Is your lettuce lifeless? If so, it could be yet another victim of our mild winter, which produced a bumper crop of bugs, according to our local Extension Agent Jim Douglas.
"This year we've got every insect I've ever seen," he said. "We've seen critters we don't even know what they are!"
As an employee of the Cooperative Extension Service, which brings the practical applications of scientific research to the public, Douglas is the point man for the desperate: Gardeners and outdoor enthusiasts alike who are baffled by bugs. And he has had plenty of business in 2001.
"This year and even the last three years we've had mild winters," said Douglas. "We didn't have a lot of frost-thaw [cycles]. I don't think it froze deep enough to kill."
In a normal year, Juneau's periodic freezing and warming during the winter would kill more pest insects and their eggs. However, according to Douglas, the "frost-thaw" cycle seemed to get stuck on "thaw" last winter. This caused an unusually large number of bugs and their offspring to survive.
"Most insects procreate at a much higher rate than nature can handle," Douglas said. So in those years when natural conditions are skewed in their favor, additional insects come out in force.
Fishermen like their flies at the end of their lines, not on the back of their necks, and locals have confirmed Douglas' assertion that abnormally large swarms of biting insects seem to be awaiting them on the water.
"I think they are really bad," said Gail O'Dell, who has fished in Juneau for 19 summers. "I left my share of DNA out at South Bridget Cove this weekend."
Many gardeners also seem to be suffering from more insects than normal.
"This is probably the worst year I've seen," said Douglas.
One troubling aspect of this warm weather phenomenon is that some of the flourishing pests are not locals. Among the normal casualties of winter chill are the numerous insects accidentally imported from nurseries and tree farms down south. These new bugs range from mites to worms to new varieties of aphid, and they attack everything from currant bushes to lilacs and lettuce.
"The stars are lined up in favor of the insects this year," Douglas said.
To prevent refugee insects from making themselves at home, he recommends that gardeners take precautions like visually inspecting new plants and turning the soil every fall and spring.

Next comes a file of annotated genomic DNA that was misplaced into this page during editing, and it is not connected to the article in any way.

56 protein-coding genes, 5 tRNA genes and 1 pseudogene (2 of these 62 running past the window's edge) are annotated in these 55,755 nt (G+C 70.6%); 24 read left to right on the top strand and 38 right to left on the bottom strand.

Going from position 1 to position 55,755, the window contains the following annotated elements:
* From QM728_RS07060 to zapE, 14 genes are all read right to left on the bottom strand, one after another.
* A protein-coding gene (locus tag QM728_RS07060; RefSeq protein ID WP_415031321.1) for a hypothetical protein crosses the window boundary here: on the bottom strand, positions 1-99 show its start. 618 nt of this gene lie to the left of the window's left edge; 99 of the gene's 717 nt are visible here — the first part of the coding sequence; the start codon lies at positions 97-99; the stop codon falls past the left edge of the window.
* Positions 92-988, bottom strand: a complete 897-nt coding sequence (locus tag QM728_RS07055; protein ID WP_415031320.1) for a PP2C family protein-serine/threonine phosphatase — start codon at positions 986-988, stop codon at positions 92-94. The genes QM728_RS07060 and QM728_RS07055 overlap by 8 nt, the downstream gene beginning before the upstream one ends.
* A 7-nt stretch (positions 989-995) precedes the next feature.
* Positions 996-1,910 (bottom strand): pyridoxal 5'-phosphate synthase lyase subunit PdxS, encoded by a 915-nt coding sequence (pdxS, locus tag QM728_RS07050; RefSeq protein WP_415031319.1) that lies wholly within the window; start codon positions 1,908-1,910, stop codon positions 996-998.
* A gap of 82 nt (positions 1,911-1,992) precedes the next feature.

As far as locals go, slugs in particular have flourished. Whether it's spotted and 4 inches long or just a little fluorescent-orange slimer, a slug can wreak havoc in a garden, and their reputation for strawberry patch devastation is legendary.
"The slugs are really out. There's no doubt that we probably got very little kill on any of the slugs this year," Douglas said. He describes himself as a bad gardener because he has given up fighting the slug horde.
These days he just plants enough to share with them and washes off his home-grown produce with salt water before eating it.
"To the best of my knowledge, I've never eaten a slug."
His solution for the more aggressive gardener is the "quick-draw method": a 20% to 30% ammonia and water mixture in a spray bottle to help settle the score. The ammonia is even good for soil, as it contains the same type of nitrogen that plants utilize. Just make sure not to have slug shoot-outs on hot, sunny days ammonia can burn leaves if applied under those conditions.
Unfortunately for sports people, there is not much to be done about the five varieties of biting insect found in Juneau. Only one, the mosquito, can be easily managed, as they need standing water to lay their eggs. Eliminating stagnant pools from yards can make a difference; unfortunately, Juneau's moist, temperate climate makes ideal "skeeter" habitat.
For everything else, there is bug dope, but even that has its drawbacks. A high incidence of allergies to DEET, the active ingredient in many brands, has led the United States Army to move from using pure DEET to a solution of less than 30%, said Douglas.
"The wise use of DEET," he cautioned, avoids "the Alaskan mystique: (coating) yourself with bug juice."
Rather than directly applying "bug juice" to people's skin, Douglas suggests spraying it on clothing before getting dressed. Any exposed skin should be treated by pouring the liquid onto palms and then rubbing it in.
The reasoning behind this is that insect repellent is just that: It smells bad to bugs, so they avoid it. Since it does not kill bugs, more is not necessarily better.
People have reported to Douglas that eating certain foods, or avoiding others, has made them unattractive to bloodsuckers; some avoid wearing bright colors trying to stay off the menu. For our Extension Agent, however, there is no relief.
"Whatever it is, if I'm outside, they flock to me."
Mary McRae Miller is a freelance writer. She can be reached at firstname.lastname@example.org.
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